How API latencies may mislead in nodejs

Akshit Bansal
2 min readMay 12, 2023
Data flowing through cable

Have you ever faced a situation where your Node.js application displays high latencies in the metrics when calling downstream services, but upon checking the turnaround time of the downstream service, it appears to be minimal?

If yes, then what might have gone wrong with your metrics? Let’s consider an example of using Prometheus’s histogram wrapped around an API call:


const latency = new Histogram(...);

async function makeCall() {
const startTime = Date.now();
const res = await axios.get('...');
latency.observe(Date.now() - startTime);
}

makeCall();

The code above records the time before making an HTTP call and then measures the API’s response time. However, this approach can mislead you in many ways, as demonstrated in the following scenario:

// server.js

const app = require('express')();

app.get('/', async (req, res) => {
// mock some database work
await new Promise(resolve => {
setTimeout(resolve, 100);
});
res.send('Hi');
});

app.listen(3000);

Server.js runs a simple server which sends “Hi” in response after 100ms. Now let’s look at the client.

// client.js

const axios = require('axios').default;

const latency = new Histogram(...);

async function sendReq(i) {
const startTime = new Date();
const res = await axios.get('http://localhost:3000');
console.log(`Time taken for ${i} request`, Date.now() - startTime);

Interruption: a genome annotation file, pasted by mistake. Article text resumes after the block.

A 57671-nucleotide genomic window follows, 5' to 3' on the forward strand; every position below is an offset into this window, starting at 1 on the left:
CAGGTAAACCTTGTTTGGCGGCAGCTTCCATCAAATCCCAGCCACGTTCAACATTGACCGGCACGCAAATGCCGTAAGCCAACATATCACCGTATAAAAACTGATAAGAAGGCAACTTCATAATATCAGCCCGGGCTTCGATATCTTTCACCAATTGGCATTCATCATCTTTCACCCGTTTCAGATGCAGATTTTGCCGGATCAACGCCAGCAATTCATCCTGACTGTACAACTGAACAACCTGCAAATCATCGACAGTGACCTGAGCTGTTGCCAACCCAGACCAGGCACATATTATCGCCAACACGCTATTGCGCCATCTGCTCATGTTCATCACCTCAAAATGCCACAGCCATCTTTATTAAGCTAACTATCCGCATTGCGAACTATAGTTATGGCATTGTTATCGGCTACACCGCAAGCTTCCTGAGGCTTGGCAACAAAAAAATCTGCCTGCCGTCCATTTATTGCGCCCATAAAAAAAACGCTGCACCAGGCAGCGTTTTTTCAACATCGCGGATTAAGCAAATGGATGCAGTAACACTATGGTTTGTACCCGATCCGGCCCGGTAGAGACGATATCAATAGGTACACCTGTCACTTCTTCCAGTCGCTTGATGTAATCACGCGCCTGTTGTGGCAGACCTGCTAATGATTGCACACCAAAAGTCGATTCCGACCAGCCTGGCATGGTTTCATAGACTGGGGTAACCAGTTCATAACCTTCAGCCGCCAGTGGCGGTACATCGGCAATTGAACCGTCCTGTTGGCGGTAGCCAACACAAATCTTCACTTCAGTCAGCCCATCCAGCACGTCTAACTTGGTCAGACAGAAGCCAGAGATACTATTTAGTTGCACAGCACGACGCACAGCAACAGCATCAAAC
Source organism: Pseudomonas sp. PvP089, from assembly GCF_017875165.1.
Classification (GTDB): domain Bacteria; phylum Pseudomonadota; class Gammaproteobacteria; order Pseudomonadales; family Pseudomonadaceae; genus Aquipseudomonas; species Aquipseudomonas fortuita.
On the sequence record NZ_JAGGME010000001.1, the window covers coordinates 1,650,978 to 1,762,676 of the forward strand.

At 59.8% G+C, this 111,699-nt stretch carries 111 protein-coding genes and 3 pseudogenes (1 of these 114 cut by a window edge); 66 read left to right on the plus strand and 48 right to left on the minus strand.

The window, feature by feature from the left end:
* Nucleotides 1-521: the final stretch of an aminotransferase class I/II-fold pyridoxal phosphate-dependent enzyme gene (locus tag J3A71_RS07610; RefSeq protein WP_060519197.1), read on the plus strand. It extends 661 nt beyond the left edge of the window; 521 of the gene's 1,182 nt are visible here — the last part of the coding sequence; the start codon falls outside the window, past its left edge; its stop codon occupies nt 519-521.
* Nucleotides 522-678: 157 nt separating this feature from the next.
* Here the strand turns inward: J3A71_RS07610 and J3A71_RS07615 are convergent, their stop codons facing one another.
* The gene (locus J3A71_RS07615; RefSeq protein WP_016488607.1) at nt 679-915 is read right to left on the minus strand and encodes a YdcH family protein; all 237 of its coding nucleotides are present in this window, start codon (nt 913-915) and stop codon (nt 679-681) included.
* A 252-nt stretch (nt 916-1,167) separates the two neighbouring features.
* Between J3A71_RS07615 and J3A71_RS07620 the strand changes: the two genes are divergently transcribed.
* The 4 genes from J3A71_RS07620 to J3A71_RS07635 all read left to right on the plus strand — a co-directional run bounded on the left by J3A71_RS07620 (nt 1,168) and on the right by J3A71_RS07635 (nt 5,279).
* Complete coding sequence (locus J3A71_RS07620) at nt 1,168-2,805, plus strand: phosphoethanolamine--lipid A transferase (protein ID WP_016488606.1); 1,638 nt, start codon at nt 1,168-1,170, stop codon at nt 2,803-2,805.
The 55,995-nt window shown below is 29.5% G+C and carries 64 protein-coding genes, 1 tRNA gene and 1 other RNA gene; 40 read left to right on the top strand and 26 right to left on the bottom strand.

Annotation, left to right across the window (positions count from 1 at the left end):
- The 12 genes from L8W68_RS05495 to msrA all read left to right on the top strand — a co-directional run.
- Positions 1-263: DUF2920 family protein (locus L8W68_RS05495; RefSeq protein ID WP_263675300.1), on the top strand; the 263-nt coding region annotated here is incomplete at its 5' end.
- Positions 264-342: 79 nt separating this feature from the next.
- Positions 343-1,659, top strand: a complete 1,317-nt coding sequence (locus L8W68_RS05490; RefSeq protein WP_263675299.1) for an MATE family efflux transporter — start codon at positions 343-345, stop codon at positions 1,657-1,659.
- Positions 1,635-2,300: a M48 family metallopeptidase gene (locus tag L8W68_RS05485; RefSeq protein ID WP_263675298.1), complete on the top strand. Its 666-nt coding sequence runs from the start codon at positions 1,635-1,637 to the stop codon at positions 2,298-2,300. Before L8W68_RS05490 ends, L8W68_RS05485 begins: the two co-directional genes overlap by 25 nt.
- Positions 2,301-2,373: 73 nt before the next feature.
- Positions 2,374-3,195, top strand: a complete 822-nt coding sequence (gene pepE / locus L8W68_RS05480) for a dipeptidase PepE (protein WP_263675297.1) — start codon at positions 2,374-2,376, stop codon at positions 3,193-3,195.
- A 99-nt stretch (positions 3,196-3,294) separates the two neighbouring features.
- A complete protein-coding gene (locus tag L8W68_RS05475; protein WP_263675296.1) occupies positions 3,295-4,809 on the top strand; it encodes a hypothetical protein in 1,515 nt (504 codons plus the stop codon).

}

sendReq(1);

for (let i = 0; i < 1e9; i++) {}

sendReq(2);

This code makes an API call, runs a loop for 1,000,000,000 times and then again send a request. What do you think the output will be?

Time taken for 1 request 580
Time taken for 2 request 104

Why does first call took 591ms while the second one took mere 104ms with same server responding in 100ms.

Reason

It’s because after sending the first request, we blocked the main thread and even the server sent the response in 100ms, we were not ready to consume it. The flow was:

  1. Make first API call.
  2. Run for loop. Keep running if server returned the response.
  3. Make second API call.
  4. Measure latency of first and then second API call.

If you wonder, why we didn’t handle the response of first API call after for loop is because nodejs executes everything line by line until it hits `setTimeout`, `setInterval` or promises. On encoutering these, it adds them to queue and execute them on timeouts or responses from services/files/db.

Conclusion

  1. Never block your main thread because it can lead to unexpected scenarios.
  2. Run your CPU intesive tasks in worker threads or move to another language.
  3. Always try to keep your event loop free.

You can refer to the example code in this repository: https://github.com/akshitbansal-1/js-code/tree/main/node-histogram

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